HR’s never been accused of being on the bleeding edge, and any type of social media or communications usually finds HR pros trailing the pack.
Take social media as an example. Lots of potholes. Full of traps. No wonder you didn’t try harder to get in the game and use it for communications, engagement, recruiting and more. Of course, all the challenges can be overcome by using a smart approach to social media, but I’ll give you a pass.
So what’s your excuse for not looking to incorporate texting into you HR practice? What’s everyone’s excuse? After all, you’ve probably sent more texts today than you have emails.
And that’s the thing – more people are immediately accessible using text today than email, and certainly the phone. In addition, use of texting in new applications not only draws people in, but they’re less likely to leave once you get them using your thing – HR – via text. More from Flurry via Business Insider:
Facebook dropped $19 billion on WhatsApp, Snapchat is valued at $15 billion, and even the anonymous messaging app Yik Yak, despite being a little over a year old, is already valued between $300 million and $400 million. Messaging apps are big business, and here’s why.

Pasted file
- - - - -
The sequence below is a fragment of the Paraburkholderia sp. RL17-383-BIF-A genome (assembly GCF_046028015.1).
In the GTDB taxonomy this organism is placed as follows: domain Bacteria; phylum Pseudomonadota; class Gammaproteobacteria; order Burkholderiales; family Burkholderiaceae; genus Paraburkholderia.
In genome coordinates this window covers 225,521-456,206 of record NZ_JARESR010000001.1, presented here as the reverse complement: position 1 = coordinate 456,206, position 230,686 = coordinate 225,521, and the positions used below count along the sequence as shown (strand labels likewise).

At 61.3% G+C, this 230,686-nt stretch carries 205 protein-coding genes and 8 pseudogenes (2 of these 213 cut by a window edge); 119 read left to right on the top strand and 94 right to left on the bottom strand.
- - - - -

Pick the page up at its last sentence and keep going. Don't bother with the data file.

Based on new data from mobile analytics firm Flurry charted for us by BI Intelligence, messaging apps retained nearly six times as many users they attracted in their first months compared to the average user retention across all applications. The average retention rate for all apps was 32% in the first month, and fell to 11% by the 12th month. In contrast, messaging apps held onto 68% of their new users after the first month, and slipped just a little bit, down to 62%, by the 12th month.
You have to fish where the fish are. I’m willing to bet you could go into a conference room today and brainstorm 5 unbelievable opportunities for people to engage with the business of HR via text, and you could bootstrap a lot of the solutions as well internally – you don’t have have to wait on the vendors to do something.
Text provides immediacy, and per the Flurry report, people don’t leave apps once they start using them via text. That’s called adoption – you want people to try and then incorporate the new app into their day to day lives - then never leave.
The new app you’re introducing? It’s called HR.
Get with it.